of “information warfare”. While such “information warfare”
is just another name for computer crime, the word “warfare” does
fairly denote the amount of damage inflicted on society.

This
article has raised a lot of questions, but has not attempted to provide set
answers. That’s because, ultimately, the answer to the question “Is it
ethical?” must be answered by each individual IT professional.

Unlike
older, more established professions such as medicine and law, most ethical
issues that IT and security professionals confront have not been codified into
law, nor is there a standard mandatory oversight body, such as the national or
state medical association or bar association, that has established a detailed
code of ethics.

However,
the question of ethical behavior in the IT professions is beginning to be
addressed. Voluntary professional associations such as the Association for
Computing Machinery (ACM) have developed their own codes of ethics and
professional conduct, which can serve as a guideline for individuals and other
organizations.

 

Conclusion:

 It is a myth that black hat
hackers cause most security breaches but in reality, 80% of data loss is caused
by insiders. To design a security solution that truly protects data,
organization must understand the security requirements relevant to its business
process, and the scope of current threats to data. A business, using IT tools
heavily, depends on providing customers, partners, and employees with access to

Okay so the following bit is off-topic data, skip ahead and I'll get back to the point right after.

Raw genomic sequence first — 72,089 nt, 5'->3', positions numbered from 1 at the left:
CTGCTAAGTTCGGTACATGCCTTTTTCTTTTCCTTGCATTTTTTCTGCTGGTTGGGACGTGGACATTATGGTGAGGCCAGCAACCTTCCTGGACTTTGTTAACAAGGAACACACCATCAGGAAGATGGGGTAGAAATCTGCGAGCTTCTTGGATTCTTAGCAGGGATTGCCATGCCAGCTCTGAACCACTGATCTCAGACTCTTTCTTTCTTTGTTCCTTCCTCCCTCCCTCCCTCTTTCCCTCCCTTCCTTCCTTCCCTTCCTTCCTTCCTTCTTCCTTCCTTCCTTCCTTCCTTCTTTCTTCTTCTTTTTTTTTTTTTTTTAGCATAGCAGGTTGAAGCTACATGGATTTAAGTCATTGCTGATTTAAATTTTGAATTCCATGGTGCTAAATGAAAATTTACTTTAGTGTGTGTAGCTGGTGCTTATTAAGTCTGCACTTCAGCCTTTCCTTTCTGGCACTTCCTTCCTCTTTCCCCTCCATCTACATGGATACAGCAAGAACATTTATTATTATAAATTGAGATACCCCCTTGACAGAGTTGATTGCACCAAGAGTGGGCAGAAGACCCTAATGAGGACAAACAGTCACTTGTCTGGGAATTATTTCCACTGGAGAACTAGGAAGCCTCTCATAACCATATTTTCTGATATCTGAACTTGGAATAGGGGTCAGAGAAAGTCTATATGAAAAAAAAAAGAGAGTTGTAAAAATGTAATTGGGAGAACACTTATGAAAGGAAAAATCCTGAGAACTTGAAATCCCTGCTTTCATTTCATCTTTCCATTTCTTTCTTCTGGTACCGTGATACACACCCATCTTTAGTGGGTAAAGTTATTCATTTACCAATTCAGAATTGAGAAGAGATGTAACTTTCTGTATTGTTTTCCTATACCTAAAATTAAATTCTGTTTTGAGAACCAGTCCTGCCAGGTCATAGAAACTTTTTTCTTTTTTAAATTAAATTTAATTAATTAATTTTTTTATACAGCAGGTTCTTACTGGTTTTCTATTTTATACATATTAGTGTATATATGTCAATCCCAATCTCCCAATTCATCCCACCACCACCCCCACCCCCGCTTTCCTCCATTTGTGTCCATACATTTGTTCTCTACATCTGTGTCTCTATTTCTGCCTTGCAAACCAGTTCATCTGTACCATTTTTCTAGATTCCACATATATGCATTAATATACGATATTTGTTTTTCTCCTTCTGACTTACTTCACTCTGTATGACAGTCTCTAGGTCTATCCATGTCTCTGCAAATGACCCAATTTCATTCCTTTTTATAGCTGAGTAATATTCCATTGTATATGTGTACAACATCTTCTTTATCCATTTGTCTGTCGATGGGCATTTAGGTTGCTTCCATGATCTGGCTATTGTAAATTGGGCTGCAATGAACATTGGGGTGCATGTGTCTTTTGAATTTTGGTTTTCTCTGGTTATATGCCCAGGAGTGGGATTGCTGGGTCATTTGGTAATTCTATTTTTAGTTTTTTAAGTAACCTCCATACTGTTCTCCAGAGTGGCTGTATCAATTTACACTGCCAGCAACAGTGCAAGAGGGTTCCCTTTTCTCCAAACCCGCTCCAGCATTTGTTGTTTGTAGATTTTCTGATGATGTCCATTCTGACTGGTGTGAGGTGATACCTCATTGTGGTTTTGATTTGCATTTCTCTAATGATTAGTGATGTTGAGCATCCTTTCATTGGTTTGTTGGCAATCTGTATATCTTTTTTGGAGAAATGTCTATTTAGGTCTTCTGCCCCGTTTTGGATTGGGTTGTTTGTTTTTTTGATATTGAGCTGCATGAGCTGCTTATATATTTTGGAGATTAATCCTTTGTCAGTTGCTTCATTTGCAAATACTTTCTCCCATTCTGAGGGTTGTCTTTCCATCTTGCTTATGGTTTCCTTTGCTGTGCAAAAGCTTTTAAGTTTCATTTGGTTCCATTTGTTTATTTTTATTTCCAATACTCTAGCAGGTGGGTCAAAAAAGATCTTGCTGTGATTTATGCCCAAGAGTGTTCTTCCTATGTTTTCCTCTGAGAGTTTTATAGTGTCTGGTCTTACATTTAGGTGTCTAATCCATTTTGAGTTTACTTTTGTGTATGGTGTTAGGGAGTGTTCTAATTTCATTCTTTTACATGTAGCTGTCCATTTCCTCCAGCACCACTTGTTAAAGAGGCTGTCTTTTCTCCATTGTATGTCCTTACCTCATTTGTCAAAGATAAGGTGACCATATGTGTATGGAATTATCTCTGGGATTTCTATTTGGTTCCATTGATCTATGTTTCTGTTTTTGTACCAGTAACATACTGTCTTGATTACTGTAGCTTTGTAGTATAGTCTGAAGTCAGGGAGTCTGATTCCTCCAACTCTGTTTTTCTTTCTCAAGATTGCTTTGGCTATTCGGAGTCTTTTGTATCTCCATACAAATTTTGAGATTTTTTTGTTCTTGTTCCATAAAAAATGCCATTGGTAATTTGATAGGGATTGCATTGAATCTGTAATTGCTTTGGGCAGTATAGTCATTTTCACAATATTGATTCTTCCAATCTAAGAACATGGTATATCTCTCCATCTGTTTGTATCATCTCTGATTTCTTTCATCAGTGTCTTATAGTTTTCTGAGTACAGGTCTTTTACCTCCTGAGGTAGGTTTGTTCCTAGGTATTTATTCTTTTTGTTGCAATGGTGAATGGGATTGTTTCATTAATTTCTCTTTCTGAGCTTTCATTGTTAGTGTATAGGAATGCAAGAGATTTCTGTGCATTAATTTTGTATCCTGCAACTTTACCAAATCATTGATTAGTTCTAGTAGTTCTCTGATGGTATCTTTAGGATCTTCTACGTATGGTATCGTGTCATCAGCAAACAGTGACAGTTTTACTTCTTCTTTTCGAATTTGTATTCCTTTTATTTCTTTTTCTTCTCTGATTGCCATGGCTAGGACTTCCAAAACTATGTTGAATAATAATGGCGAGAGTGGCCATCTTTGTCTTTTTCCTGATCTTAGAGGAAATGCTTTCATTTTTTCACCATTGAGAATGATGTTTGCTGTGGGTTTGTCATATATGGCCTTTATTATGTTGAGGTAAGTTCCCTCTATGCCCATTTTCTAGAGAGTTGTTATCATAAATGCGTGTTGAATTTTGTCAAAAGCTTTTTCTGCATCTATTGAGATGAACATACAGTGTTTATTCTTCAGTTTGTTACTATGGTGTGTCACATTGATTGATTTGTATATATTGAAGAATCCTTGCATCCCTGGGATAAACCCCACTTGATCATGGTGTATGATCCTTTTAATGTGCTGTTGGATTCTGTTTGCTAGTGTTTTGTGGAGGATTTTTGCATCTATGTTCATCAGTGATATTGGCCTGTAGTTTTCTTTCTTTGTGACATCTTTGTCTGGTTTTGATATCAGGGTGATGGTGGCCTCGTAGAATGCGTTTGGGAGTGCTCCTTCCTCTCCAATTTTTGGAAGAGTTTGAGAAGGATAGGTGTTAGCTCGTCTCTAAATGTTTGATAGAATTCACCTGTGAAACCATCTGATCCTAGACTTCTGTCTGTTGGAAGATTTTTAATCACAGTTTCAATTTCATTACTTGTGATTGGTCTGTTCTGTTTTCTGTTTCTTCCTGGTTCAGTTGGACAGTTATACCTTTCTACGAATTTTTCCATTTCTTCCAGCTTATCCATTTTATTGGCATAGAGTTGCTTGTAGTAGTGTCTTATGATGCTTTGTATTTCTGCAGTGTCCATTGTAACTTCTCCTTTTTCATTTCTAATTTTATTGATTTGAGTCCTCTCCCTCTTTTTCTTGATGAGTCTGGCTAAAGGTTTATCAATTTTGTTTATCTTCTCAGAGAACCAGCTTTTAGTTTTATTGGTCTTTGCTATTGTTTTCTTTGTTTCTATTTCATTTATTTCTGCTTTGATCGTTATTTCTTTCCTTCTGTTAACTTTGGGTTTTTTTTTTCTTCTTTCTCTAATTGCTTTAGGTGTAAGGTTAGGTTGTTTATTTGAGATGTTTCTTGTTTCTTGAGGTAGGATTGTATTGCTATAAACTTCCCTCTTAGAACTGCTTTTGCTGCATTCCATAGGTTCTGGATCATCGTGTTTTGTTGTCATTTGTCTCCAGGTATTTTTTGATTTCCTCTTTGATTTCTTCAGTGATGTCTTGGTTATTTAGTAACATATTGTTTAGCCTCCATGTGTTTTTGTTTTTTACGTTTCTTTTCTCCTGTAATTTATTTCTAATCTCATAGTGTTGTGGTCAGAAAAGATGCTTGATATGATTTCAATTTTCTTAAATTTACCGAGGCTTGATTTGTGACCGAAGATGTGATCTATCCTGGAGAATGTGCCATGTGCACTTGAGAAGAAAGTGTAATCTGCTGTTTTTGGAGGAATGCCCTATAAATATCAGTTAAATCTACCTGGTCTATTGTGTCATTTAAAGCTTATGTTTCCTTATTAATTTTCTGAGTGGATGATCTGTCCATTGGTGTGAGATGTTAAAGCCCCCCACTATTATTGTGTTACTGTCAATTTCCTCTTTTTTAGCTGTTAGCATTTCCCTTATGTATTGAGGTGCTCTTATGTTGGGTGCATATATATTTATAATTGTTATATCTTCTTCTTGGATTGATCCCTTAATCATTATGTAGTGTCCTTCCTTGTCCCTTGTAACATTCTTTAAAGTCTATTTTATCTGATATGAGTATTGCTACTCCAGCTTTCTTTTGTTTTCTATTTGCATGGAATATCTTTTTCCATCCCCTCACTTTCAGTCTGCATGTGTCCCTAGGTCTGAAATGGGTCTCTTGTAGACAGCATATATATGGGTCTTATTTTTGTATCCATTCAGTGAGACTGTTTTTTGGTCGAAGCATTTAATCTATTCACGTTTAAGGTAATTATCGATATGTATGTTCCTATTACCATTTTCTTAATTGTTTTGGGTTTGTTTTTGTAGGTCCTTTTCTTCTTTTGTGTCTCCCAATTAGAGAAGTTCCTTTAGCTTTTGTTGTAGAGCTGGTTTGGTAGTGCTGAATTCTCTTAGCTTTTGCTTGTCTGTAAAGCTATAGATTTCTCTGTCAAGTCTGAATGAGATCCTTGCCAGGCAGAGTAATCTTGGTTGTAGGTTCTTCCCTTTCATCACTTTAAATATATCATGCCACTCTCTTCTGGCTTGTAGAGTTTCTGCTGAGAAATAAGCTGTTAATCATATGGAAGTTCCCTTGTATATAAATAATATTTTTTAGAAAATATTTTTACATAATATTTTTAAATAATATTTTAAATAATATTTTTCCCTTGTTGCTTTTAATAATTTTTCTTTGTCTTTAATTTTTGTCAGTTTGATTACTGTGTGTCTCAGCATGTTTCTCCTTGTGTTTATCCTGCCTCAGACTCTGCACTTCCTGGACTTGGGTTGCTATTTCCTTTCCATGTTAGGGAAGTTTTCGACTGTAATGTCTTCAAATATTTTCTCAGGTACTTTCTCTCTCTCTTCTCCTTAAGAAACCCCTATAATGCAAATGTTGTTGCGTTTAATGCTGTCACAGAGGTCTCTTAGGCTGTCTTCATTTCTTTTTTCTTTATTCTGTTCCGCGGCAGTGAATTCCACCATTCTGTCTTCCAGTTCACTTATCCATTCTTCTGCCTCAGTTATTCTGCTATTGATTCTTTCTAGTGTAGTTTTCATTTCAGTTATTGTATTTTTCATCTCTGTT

information, in a way that is controlled and secure. Managing such types of
business security is a multifaceted challenge and requires the coordination of
business policy and practice with appropriate technology. In addition to
deploying standards bases, flexible and interoperable systems, the technology
must provide assurance of the security provided in the products. As technology
matures and secure information systems are deployed, companies will be better
positioned to manage the risks associated with disintermediation of data
access. Through this process businesses will enhance their competitive edge
while also working to protect critical business infrastructures from
malefactors like hackers, disgruntled employees, criminals and corporate spies.
It is probably not possible to develop comprehensive ethical guidelines to
cover every possible situation of IT misuse in inside or outside the
organization. It is possible, however, to realize the pervasiveness and the
magnitude of the problem. It is also possible to develop ethical guidelines on
an ongoing basis to keep pace with changes in the issues. Codes of ethics and
professional conduct vary from one professional organization to the next and
are incomplete or obsolete.

References:

 1 Anthony D. Miyazaki and
Ana Fernandez, “Consumer Perceptions of Privacy and Security Risks for Online
Shopping”, 2006. 2 ACM Code of Ethics and Professional Conduct (1992).
Communications of the ACM, 35(5), 94-99.Computer Security Institute ~ US FBI,
“Computer 3 Beynon-Davies P., Business Information Systems. Palgrave,
Basingstoke, 2009.